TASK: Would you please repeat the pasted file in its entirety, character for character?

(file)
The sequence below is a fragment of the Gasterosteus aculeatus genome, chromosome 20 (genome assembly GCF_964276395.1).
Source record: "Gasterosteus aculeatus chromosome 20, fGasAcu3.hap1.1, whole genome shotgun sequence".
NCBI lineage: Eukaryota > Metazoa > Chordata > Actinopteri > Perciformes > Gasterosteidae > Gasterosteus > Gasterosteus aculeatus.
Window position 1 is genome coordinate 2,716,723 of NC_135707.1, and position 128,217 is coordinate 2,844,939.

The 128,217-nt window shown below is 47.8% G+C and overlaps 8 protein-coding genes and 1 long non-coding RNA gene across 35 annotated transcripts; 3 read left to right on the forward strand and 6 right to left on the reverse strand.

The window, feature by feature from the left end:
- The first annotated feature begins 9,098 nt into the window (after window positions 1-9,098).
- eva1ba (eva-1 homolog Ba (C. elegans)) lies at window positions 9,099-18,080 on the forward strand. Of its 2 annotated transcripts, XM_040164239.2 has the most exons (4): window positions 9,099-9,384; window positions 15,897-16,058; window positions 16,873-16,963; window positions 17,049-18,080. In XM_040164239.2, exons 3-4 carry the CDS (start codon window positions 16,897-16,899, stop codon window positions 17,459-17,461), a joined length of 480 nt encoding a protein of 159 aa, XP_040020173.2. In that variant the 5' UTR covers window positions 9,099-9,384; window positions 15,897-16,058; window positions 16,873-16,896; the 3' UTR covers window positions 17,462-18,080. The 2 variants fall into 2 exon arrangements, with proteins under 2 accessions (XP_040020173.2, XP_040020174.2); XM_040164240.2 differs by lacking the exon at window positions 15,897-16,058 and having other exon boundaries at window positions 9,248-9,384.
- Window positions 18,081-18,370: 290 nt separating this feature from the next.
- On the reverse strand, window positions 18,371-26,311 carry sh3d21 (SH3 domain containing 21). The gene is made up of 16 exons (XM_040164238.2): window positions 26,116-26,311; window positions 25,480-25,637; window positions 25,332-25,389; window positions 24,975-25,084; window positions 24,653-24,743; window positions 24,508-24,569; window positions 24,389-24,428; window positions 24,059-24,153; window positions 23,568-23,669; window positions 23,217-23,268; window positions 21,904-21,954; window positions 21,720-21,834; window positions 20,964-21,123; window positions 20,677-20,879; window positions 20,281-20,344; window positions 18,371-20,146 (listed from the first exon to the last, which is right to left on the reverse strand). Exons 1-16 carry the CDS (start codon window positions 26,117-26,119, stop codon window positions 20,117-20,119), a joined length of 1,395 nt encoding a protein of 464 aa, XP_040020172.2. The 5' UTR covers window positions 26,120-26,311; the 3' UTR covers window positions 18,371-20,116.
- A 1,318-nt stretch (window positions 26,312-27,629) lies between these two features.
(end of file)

The sequence below is a fragment of the Gasterosteus aculeatus genome, chromosome 20 (genome assembly GCF_964276395.1).
Source record: "Gasterosteus aculeatus chromosome 20, fGasAcu3.hap1.1, whole genome shotgun sequence".
NCBI lineage: Eukaryota > Metazoa > Chordata > Actinopteri > Perciformes > Gasterosteidae > Gasterosteus > Gasterosteus aculeatus.
Window position 1 is genome coordinate 2,716,723 of NC_135707.1, and position 128,217 is coordinate 2,844,939.

The 128,217-nt window shown below is 47.8% G+C and overlaps 8 protein-coding genes and 1 long non-coding RNA gene across 35 annotated transcripts; 3 read left to right on the forward strand and 6 right to left on the reverse strand.

The window, feature by feature from the left end:
- The first annotated feature begins 9,098 nt into the window (after window positions 1-9,098).
- eva1ba (eva-1 homolog Ba (C. elegans)) lies at window positions 9,099-18,080 on the forward strand. Of its 2 annotated transcripts, XM_040164239.2 has the most exons (4): window positions 9,099-9,384; window positions 15,897-16,058; window positions 16,873-16,963; window positions 17,049-18,080. In XM_040164239.2, exons 3-4 carry the CDS (start codon window positions 16,897-16,899, stop codon window positions 17,459-17,461), a joined length of 480 nt encoding a protein of 159 aa, XP_040020173.2. In that variant the 5' UTR covers window positions 9,099-9,384; window positions 15,897-16,058; window positions 16,873-16,896; the 3' UTR covers window positions 17,462-18,080. The 2 variants fall into 2 exon arrangements, with proteins under 2 accessions (XP_040020173.2, XP_040020174.2); XM_040164240.2 differs by lacking the exon at window positions 15,897-16,058 and having other exon boundaries at window positions 9,248-9,384.
- Window positions 18,081-18,370: 290 nt separating this feature from the next.
- On the reverse strand, window positions 18,371-26,311 carry sh3d21 (SH3 domain containing 21). The gene is made up of 16 exons (XM_040164238.2): window positions 26,116-26,311; window positions 25,480-25,637; window positions 25,332-25,389; window positions 24,975-25,084; window positions 24,653-24,743; window positions 24,508-24,569; window positions 24,389-24,428; window positions 24,059-24,153; window positions 23,568-23,669; window positions 23,217-23,268; window positions 21,904-21,954; window positions 21,720-21,834; window positions 20,964-21,123; window positions 20,677-20,879; window positions 20,281-20,344; window positions 18,371-20,146 (listed from the first exon to the last, which is right to left on the reverse strand). Exons 1-16 carry the CDS (start codon window positions 26,117-26,119, stop codon window positions 20,117-20,119), a joined length of 1,395 nt encoding a protein of 464 aa, XP_040020172.2. The 5' UTR covers window positions 26,120-26,311; the 3' UTR covers window positions 18,371-20,116.
- A 1,318-nt stretch (window positions 26,312-27,629) lies between these two features.